The Barrie Journal in Canada recently printed an interesting article about how to keep those rowdy kids in line. The tips actually come from Alan Kazdin who is the director of the Yale Parenting Center and Child Conduct Clinic, and he’s president of the American Psychological Association. Still I couldn't help but think his tips were pretty academic, as they sound good in theory.
Here is a condensed version of what I learned in that article. I actually tried a few of these tips to see if they work and unfortunately my conclusion is that they would work on a kid that was a good kid in the first place and not one that had ADD or a real resentment problem.
First of all, the doctor tells us we are supposed to think in terms of the 'positive opposite.' For instance the next time my teen daughter treats me like I am invisible and ignoring me I am not supposed to be negative. Instead of taking the approach that “It drives me crazy when she doesn’t listen,” I am supposed to take a more positive attitude as in “I want her to listen to me the first time I say something.'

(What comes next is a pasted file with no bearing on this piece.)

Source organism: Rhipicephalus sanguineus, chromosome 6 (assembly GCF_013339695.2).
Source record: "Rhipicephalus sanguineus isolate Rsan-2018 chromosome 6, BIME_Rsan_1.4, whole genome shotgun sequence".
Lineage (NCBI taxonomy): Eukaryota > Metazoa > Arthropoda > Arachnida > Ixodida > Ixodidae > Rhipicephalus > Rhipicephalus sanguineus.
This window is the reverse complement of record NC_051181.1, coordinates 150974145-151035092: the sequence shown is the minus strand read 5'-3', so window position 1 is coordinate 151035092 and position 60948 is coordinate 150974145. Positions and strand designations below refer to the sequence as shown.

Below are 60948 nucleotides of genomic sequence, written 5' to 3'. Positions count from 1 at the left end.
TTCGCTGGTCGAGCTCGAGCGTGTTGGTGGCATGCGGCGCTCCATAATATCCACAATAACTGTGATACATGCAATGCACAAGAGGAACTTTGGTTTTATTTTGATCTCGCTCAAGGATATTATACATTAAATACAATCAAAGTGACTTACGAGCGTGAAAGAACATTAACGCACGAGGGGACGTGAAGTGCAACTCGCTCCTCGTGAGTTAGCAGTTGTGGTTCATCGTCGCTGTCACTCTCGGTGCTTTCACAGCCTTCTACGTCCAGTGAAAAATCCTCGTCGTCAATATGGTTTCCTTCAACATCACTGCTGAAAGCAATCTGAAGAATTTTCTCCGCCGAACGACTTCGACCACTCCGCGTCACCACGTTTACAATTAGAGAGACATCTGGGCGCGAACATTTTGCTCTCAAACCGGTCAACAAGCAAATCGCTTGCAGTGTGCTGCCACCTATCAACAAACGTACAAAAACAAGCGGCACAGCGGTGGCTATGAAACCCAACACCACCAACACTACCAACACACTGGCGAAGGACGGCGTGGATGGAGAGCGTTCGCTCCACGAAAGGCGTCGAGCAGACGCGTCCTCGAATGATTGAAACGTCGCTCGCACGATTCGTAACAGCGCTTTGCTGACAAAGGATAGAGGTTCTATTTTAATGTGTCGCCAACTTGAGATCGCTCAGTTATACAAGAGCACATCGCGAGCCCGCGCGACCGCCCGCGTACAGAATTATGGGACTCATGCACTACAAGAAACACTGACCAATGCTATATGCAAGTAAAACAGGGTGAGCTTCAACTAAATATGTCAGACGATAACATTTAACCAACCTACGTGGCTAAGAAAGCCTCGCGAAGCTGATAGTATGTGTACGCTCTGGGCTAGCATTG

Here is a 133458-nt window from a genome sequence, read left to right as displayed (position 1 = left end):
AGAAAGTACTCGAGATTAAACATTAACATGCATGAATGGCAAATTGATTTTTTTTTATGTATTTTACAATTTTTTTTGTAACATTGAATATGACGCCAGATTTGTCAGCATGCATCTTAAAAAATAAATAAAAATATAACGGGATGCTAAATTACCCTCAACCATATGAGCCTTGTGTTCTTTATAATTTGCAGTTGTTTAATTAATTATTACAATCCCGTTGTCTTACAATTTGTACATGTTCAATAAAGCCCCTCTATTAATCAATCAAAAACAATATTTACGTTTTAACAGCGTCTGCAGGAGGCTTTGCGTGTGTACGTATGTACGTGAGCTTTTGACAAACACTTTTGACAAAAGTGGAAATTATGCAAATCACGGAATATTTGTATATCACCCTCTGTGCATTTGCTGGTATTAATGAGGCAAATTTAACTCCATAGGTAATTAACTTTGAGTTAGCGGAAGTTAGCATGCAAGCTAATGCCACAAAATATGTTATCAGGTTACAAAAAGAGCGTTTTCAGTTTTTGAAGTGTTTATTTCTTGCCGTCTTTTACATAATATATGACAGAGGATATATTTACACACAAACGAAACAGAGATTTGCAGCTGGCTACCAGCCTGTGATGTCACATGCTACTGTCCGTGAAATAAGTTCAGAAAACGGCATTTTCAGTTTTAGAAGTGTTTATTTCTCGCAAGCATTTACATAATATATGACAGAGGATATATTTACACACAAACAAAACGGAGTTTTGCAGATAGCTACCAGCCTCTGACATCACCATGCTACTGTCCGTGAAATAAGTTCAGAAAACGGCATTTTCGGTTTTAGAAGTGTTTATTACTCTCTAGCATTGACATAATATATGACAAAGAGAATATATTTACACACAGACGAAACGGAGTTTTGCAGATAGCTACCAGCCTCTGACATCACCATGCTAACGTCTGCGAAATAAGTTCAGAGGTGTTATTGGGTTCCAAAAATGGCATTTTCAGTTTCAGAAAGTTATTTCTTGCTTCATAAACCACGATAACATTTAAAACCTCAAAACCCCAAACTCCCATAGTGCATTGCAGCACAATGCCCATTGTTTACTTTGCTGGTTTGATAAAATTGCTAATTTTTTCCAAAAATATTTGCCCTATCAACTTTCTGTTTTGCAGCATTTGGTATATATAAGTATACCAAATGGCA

I say wanting is one thing and having it happen on the other. It isn't much use practicing 'The Secret' on kids. They like to do the opposite all of the time. I don't think this particular tip is going to be very effective.
His second tip is to use lavish praise on your child. I have actually tried this one. Now I have a very conceited teen who thinks that she should be lavishly praised all of the time. She is still rowdy too. She thinks she is the Queen and flirts too much with men. I try not to criticize her but I think there is such a thing as raising a teen that is too cocky.
Another tip from this book which is called the Kazdin Method for Parenting the Defiant Child is to not punish the child. I think I do agree with this one if you have a defiant teen. The reason is that punishing them whips up their adrenalin and makes them even more rowdy. When it comes to these types of kids, what you resist seems to persist.
Furthermore punishment really does seem to affect these defiant kids because they are so sensitive in the first place.
So what do you do exactly if you do have a defiant kid? My police are mainly to try and praise a little more and punish a little less to see if I can achieve a little balance. The problem with this book by Alan Kazin is that it simply does not take into account that my daughter might not even want my approval. The assumption that children do want your approval all of the time is the great flaw that is in that work.